Methods that directly measure antimicrobial activity involve bringing the antimicrobial agents of interest and the infecting bacterium together in the same in vitro environment to determine the impact of the drug's presence on bacterial growth or viability. The level of impact on bacterial growth is measured and interpreted so that the organism's resistance or susceptibility to each agent tested can be reported to the clinician. Direct measures of antimicrobial activity are accomplished using...

Methoo

Suspend a very small inoculum of yeast cells obtained from an isolated colony in 0.5 mL of sheep serum (or rabbit plasma). 2. incubate the tubes at 35 to 37 C for no longer than 3 hours. 3. After incubation, remove a drop of the suspension and place on a microscope slide. Examine under low-power magnification for the presence of germ tubes. A germ tube is defined as an appendage that is half the width and 3 to 4 times the length of the yeast cell from which it arises (see Figure 50-2). There is...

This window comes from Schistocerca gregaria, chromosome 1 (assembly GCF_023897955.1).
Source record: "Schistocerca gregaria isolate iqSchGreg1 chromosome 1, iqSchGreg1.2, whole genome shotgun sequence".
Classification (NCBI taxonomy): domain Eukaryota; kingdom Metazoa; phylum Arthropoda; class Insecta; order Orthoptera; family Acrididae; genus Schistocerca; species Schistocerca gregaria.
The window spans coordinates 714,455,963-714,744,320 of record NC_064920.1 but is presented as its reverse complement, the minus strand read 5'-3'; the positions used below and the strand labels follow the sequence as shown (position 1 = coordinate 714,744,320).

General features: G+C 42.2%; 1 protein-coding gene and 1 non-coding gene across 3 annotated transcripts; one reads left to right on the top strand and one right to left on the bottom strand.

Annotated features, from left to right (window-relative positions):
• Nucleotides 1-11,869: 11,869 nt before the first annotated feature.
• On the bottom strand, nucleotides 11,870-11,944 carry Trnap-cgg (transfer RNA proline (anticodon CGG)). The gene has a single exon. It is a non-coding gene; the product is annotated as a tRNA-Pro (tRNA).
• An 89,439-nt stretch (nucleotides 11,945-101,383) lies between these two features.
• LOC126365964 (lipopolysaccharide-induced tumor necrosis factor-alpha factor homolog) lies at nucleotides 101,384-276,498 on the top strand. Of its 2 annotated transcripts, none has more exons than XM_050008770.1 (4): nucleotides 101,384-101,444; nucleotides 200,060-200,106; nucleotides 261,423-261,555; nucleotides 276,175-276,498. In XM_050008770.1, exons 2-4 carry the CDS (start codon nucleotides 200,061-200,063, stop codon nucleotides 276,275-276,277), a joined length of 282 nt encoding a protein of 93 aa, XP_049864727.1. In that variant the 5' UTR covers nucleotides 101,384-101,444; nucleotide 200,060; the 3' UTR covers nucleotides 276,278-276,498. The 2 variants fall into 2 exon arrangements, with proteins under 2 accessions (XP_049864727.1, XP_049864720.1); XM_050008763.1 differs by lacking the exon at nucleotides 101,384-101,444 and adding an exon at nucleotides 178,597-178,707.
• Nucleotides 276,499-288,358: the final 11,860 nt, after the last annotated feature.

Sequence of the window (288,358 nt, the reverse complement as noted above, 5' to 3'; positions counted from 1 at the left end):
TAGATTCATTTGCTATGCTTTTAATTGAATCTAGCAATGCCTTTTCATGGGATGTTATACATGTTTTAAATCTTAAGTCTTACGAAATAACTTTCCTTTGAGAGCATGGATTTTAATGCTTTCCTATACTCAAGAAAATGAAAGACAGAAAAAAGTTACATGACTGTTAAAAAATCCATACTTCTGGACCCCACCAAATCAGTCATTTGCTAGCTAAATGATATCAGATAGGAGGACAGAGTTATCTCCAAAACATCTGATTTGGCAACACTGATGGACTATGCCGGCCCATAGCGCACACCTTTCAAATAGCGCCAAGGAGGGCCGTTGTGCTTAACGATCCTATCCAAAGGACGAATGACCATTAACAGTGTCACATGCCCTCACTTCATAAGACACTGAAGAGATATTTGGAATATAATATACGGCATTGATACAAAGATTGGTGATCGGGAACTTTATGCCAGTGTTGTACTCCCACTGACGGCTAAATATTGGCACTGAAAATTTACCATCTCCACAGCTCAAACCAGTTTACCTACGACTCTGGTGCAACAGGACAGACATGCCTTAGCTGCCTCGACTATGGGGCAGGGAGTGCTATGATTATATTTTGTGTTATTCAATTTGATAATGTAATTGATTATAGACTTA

Microbiology Laboratory

The issue of laboratory quality has evolved over more than three decades since the first recommendations for quality control (QC) were published in 1965. Just as microbial taxonomy has changed over the years, the approach to quality has evolved as well. QC is now seen as only one part of a total laboratory quality program. Quality now also includes total quality management (TQM), continuous quality improvement (CQI) or performance improvement (PI), and quality assurance (QA). TQM, CQI, and PI...

Microorganism Colonization Of Host Surfaces

Once a microbe and the human host are brought into contact, the outcome of the encounter depends on what happens during each step of interaction (see Figure 3-1), beginning with colonization. The human host's role in microbial colonization, defined as the persistent survival of microorganisms on a surface of the human body, is dictated by the defenses that protect vital internal tissues and organs against microbial invasion. The first defenses are the external and internal body surfaces that...

Minus